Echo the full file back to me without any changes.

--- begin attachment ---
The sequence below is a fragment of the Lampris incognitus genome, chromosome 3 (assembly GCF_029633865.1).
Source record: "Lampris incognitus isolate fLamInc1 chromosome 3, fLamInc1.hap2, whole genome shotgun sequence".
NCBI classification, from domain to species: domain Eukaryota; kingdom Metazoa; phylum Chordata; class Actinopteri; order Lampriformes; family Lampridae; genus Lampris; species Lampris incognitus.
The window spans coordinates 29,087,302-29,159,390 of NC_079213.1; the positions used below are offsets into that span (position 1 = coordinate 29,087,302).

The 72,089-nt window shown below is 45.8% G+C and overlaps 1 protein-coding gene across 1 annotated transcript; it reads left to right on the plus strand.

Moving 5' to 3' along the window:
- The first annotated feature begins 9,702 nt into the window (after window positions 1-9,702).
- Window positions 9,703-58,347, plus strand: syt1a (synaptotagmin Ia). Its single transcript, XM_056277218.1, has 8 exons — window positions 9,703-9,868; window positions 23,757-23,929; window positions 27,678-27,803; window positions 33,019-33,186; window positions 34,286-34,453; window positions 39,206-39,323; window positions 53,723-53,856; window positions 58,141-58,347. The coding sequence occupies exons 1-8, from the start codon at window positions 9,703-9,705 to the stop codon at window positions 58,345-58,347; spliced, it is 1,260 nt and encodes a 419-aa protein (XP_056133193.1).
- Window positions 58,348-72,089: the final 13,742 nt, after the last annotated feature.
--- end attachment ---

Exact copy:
The sequence below is a fragment of the Lampris incognitus genome, chromosome 3 (assembly GCF_029633865.1).
Source record: "Lampris incognitus isolate fLamInc1 chromosome 3, fLamInc1.hap2, whole genome shotgun sequence".
NCBI classification, from domain to species: domain Eukaryota; kingdom Metazoa; phylum Chordata; class Actinopteri; order Lampriformes; family Lampridae; genus Lampris; species Lampris incognitus.
The window spans coordinates 29,087,302-29,159,390 of NC_079213.1; the positions used below are offsets into that span (position 1 = coordinate 29,087,302).

The 72,089-nt window shown below is 45.8% G+C and overlaps 1 protein-coding gene across 1 annotated transcript; it reads left to right on the plus strand.

Moving 5' to 3' along the window:
- The first annotated feature begins 9,702 nt into the window (after window positions 1-9,702).
- Window positions 9,703-58,347, plus strand: syt1a (synaptotagmin Ia). Its single transcript, XM_056277218.1, has 8 exons — window positions 9,703-9,868; window positions 23,757-23,929; window positions 27,678-27,803; window positions 33,019-33,186; window positions 34,286-34,453; window positions 39,206-39,323; window positions 53,723-53,856; window positions 58,141-58,347. The coding sequence occupies exons 1-8, from the start codon at window positions 9,703-9,705 to the stop codon at window positions 58,345-58,347; spliced, it is 1,260 nt and encodes a 419-aa protein (XP_056133193.1).
- Window positions 58,348-72,089: the final 13,742 nt, after the last annotated feature.